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Changes in nut consumption influence long-term weight change in US men and women.
BMJ Nutr Prev Health. 2019; 2(2):90-99.BN

Abstract

Background

Nut consumption has increased in the US but little evidence exists on the association between changes in nut consumption and weight change. We aimed to evaluate the association between changes in total consumption of nuts and intakes of different nuts (including peanuts) and long-term weight change, in three independent cohort studies.

Methods and findings

Data collected in three prospective, longitudinal cohorts among health professionals in the US were analysed. We included 27 521 men (Health Professionals Follow-up Study, 1986 to 2010), 61 680 women (Nurses' Health Study, 1986 to 2010), and 55 684 younger women (Nurses' Health Study II, 1991 to 2011) who were free of chronic disease at baseline in the analyses. We investigated the association between changes in nut consumption over 4-year intervals and concurrent weight change over 20-24 years of follow-up using multivariate linear models with an unstructured correlation matrix to account for within-individual repeated measures. 21 322 individuals attained a body mass index classification of obesity (BMI ≥30 kg/m2) at the end of follow-up.Average weight gain across the three cohorts was 0.32 kg each year. Increases in nut consumption, per 0.5 servings/day (14 g), was significantly associated with less weight gain per 4-year interval (p<0.01 for all): -0.19 kg (95% CI -0.21 to -0.17) for total consumption of nuts, -0.37 kg (95% CI -0.45 to -0.30) for walnuts, -0.36 kg (95% CI -0.40 to -0.31) for other tree nuts, and -0.15 kg (95% CI -0.19 to -0.11) for peanuts.Increasing intakes of nuts, walnuts, and other tree nuts by 0.5 servings/day was associated with a lower risk of obesity. The multivariable adjusted RR for total nuts, walnuts, and other tree nuts was 0.97 (95% CI 0.96 to 0.99, p=0.0036), 0.85 (95% CI 0.81 to 0.89, p=0.0002), and 0.89 (95% CI 0.87 to 0.91, p<0.0001), respectively. Increasing nut consumption was also associated with a lower risk of gaining ≥2 kg or ≥5 kg (RR 0.89-0.98, p<0.01 for all).In substitution analyses, substituting 0.5 servings/day of nuts for red meat, processed meat, French fries, desserts, or potato, chips (crisps) was associated with less weight gain (p<0.05 for all).Our cohorts were largely composed of Caucasian health professionals with relatively higher socioeconomic status; thus the results may not be generalisable to other populations.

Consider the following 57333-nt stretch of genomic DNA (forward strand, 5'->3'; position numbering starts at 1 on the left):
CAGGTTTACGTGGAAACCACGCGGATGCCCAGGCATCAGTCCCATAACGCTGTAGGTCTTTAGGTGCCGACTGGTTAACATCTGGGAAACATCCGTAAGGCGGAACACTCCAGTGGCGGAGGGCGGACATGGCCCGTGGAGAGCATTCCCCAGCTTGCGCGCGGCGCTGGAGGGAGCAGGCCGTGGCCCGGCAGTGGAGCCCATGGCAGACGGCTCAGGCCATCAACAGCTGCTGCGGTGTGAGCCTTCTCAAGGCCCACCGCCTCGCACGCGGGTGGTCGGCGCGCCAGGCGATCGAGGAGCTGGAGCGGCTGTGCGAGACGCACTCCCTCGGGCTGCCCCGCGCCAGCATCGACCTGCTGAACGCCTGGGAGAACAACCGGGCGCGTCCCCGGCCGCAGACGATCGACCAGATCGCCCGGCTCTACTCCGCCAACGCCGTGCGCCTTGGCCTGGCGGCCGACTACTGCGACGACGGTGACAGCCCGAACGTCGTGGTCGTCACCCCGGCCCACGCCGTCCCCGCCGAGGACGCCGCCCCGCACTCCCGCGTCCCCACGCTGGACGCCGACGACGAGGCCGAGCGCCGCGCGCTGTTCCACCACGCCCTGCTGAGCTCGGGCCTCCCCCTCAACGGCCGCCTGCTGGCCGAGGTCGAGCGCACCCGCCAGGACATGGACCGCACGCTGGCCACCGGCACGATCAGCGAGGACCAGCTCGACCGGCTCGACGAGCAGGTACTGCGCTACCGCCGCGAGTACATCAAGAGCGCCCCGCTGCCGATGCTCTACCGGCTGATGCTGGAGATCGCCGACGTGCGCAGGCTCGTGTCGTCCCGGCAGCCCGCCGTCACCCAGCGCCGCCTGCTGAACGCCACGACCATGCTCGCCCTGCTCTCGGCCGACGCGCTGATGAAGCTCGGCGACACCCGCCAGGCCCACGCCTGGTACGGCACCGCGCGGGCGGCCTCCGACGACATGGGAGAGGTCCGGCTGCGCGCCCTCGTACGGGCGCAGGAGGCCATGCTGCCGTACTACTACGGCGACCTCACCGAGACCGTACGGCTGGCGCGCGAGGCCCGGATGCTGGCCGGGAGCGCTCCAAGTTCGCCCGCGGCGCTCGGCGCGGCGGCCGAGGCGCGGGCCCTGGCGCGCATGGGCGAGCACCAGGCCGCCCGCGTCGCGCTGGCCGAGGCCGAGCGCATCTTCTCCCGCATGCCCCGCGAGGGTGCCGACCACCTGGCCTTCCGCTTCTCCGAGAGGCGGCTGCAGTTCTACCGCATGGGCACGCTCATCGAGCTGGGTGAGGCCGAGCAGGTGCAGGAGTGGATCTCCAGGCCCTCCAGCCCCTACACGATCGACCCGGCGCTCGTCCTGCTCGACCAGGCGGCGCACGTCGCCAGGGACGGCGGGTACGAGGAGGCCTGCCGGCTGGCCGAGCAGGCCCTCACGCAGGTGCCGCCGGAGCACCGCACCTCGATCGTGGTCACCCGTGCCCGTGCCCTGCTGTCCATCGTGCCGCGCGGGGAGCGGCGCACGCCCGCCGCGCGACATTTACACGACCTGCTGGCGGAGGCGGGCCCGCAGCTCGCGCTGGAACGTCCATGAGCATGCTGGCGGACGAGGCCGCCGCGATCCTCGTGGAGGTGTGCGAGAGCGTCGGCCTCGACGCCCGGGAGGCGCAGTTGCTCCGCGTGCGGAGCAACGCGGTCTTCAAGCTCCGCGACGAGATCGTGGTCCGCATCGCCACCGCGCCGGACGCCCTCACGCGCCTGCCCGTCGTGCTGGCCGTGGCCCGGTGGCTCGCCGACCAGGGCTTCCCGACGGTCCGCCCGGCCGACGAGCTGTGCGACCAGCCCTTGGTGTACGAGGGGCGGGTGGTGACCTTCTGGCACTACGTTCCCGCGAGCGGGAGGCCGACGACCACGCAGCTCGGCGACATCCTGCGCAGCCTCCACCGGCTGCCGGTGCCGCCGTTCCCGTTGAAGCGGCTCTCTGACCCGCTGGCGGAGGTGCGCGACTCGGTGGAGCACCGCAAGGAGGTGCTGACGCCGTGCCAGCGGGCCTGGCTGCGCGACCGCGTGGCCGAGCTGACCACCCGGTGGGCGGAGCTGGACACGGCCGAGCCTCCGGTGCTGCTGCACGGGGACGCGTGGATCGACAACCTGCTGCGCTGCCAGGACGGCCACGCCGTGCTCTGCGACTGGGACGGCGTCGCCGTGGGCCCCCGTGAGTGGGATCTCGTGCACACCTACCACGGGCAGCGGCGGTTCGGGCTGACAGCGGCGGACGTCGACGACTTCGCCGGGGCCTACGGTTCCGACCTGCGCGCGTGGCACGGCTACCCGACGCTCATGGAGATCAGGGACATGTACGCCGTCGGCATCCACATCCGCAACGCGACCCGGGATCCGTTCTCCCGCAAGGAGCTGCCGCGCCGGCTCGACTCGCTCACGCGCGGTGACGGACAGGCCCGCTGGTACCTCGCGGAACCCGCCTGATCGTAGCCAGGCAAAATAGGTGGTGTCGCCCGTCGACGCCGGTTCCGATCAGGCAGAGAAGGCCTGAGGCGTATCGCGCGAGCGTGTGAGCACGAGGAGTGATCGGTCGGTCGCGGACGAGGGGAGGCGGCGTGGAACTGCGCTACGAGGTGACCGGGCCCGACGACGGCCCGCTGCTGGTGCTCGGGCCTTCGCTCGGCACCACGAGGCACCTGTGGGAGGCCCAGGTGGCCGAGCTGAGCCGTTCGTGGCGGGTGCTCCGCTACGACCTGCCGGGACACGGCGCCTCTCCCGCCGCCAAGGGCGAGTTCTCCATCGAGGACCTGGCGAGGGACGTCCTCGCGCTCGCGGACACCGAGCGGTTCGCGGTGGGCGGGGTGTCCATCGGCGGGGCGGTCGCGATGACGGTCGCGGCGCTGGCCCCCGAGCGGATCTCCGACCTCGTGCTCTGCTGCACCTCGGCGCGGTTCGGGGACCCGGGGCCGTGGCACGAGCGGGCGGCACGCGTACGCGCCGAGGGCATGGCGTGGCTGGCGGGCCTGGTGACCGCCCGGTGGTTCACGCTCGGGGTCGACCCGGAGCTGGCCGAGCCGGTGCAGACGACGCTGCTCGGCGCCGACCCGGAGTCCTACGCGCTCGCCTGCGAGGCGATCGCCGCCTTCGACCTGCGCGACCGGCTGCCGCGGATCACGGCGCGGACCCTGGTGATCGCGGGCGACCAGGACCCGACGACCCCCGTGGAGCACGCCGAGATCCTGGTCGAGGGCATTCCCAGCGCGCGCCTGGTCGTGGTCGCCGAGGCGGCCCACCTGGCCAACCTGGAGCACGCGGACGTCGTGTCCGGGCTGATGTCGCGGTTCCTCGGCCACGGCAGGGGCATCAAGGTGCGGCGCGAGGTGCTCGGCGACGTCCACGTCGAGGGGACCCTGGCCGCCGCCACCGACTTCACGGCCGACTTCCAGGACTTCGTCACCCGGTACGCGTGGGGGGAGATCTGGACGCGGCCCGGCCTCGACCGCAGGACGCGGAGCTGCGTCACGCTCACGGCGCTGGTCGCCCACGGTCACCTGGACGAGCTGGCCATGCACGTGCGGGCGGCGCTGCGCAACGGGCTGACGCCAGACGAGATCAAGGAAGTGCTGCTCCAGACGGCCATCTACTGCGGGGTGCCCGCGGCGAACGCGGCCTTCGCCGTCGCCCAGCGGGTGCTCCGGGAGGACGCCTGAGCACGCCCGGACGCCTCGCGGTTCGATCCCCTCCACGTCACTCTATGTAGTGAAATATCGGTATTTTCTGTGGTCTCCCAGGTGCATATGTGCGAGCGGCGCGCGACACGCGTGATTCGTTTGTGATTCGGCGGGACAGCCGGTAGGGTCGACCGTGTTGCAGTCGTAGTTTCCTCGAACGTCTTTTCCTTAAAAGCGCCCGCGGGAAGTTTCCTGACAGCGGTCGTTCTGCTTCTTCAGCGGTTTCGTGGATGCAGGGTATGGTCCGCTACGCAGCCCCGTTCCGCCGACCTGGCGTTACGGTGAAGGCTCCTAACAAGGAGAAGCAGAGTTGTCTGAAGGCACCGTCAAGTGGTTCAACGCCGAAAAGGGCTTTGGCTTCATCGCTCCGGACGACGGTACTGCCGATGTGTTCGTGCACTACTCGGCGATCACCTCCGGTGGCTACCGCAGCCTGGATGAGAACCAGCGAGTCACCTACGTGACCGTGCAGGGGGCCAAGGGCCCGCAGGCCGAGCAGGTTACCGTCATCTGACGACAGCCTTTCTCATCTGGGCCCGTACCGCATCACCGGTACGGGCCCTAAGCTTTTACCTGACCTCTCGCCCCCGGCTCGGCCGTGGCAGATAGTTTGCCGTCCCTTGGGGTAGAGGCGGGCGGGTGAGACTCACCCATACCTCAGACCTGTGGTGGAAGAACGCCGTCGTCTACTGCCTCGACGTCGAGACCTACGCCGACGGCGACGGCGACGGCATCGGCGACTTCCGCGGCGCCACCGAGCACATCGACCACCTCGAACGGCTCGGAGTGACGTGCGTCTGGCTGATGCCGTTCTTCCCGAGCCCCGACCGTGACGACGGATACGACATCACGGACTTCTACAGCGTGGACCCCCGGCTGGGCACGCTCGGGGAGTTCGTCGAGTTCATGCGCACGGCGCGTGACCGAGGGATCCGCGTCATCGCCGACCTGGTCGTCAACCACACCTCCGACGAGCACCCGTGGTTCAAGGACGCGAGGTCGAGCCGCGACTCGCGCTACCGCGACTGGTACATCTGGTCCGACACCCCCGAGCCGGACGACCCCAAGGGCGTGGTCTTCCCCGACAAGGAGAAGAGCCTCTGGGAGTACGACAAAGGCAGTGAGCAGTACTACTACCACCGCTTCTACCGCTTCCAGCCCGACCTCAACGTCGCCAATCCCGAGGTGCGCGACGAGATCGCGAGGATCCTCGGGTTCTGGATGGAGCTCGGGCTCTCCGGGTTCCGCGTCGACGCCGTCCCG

Conclusion

Increasing daily consumption of nuts is associated with less long-term weight gain and a lower risk of obesity in adults. Replacing 0.5 servings/day of less healthful foods with nuts may be a simple strategy to help prevent gradual long-term weight gain and obesity.

Authors+Show Affiliations